Past that opening section, where Booker is launched into the sky and effectively baptized in order to gain entry into the city, Infinite wastes little time in getting you into the action. You're almost immediately in the thick of your hunt for Elizabeth, who is trapped in a tower, locked away by Comstock for reasons not yet revealed. The early goings of the search are replete with gunfire and chaos as you immediately make your impression on the picturesque city of Columbia. But once you meet up with Elizabeth, the game takes a different turn.
Elizabeth is an immediately fascinating character. Though you're only tangentially aware of her powers when you first encounter her, it's apparent that she's a curious, bright, almost effervescent presence. She twirls and wanders through her prison, a massive scientific laboratory that she's mostly unaware of. Scientific posts, with two-way mirrors, litter much of the area, but again, she does not know this. Instead she goes about her daily routine, which includes periodically toying with opening "tears" into what appear to be other universes. When she does this early on, it's to the aforementioned version of Paris, a place she professes a desperate desire to see after you first meet her.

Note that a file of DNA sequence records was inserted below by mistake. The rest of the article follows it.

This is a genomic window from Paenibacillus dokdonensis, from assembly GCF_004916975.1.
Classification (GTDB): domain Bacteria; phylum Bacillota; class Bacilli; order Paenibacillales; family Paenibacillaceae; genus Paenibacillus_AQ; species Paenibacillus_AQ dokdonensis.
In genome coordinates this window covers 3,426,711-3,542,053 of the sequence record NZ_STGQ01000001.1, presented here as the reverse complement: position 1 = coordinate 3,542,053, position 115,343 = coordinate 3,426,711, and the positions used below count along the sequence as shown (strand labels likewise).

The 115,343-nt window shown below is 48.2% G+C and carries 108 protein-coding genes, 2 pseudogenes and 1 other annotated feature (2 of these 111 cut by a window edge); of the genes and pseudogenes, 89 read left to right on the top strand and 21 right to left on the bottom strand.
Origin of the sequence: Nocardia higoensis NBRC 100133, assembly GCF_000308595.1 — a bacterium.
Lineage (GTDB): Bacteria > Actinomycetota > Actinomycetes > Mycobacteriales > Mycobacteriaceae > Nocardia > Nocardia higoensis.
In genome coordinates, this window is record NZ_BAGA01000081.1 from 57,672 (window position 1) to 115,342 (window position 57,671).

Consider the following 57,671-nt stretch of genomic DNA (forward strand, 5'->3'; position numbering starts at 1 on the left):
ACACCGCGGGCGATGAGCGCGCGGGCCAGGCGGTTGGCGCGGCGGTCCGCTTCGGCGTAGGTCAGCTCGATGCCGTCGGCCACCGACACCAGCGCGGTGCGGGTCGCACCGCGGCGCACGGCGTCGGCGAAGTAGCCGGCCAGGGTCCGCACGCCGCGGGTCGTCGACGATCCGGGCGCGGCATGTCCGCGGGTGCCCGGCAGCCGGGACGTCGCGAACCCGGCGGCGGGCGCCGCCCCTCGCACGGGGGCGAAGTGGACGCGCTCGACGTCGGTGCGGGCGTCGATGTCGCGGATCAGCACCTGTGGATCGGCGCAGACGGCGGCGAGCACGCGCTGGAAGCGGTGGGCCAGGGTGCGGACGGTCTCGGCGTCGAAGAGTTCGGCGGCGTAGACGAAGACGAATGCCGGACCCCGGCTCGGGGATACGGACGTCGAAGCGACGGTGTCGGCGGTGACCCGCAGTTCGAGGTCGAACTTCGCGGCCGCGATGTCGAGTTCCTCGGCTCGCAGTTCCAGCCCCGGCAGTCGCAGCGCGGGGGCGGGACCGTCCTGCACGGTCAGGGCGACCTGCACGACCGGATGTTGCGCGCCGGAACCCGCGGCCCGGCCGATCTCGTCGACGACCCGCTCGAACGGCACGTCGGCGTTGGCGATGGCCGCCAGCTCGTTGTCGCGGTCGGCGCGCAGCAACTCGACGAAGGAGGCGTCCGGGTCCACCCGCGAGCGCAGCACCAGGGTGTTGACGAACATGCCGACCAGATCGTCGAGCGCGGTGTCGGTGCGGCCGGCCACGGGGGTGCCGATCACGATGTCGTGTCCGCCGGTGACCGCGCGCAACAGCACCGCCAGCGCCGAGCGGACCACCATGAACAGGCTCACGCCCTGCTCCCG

"I think a lot of times mediocrity doesn't come out of people who aren't good developers, it comes out of the fact that usually you get your first shot at it, and that's it."Ken Levine on the benefits of creative control.
However, she is initially resistant to your presence, more alarmed by your sudden intrusion than grateful for a potential rescue. But eventually she flees the tower with you, as the largely unseen Songbird (her monstrous protector, who at this point in the story has not been explained in any great detail) thrashes and crashes into the tower, all but destroying it. When you do finally escape, you awake on a beach. Not a normal, ground-level beach, mind you, but a man made one full of happy Columbia citizens, who laze about in the sand and partake of nearby amusements as you would at any boardwalk. Elizabeth has found a group of nearby musicians and dancers, and revels in the opportunity to experience a world outside her prison. It's kind of a beautiful moment that I was honestly reluctant to interrupt.
This scene in particular is one Levine references as one of the most key moments in the game's script, and one that saw the most rewrites.
"Certainly, the boardwalk area you saw, that beach scene went through a lot of revision. That was the first time you were with Elizabeth and out walking around. Just figuring how what that was going to feel like and how that was going to work...that was the first area I wrote where we had all those people around. You see them earlier in the game, but that's the first piece I wrote. So that was sort of our test bed. So we rewrote, and re-recorded...some parts of the game you get right the first time. But that's the exception, not the rule."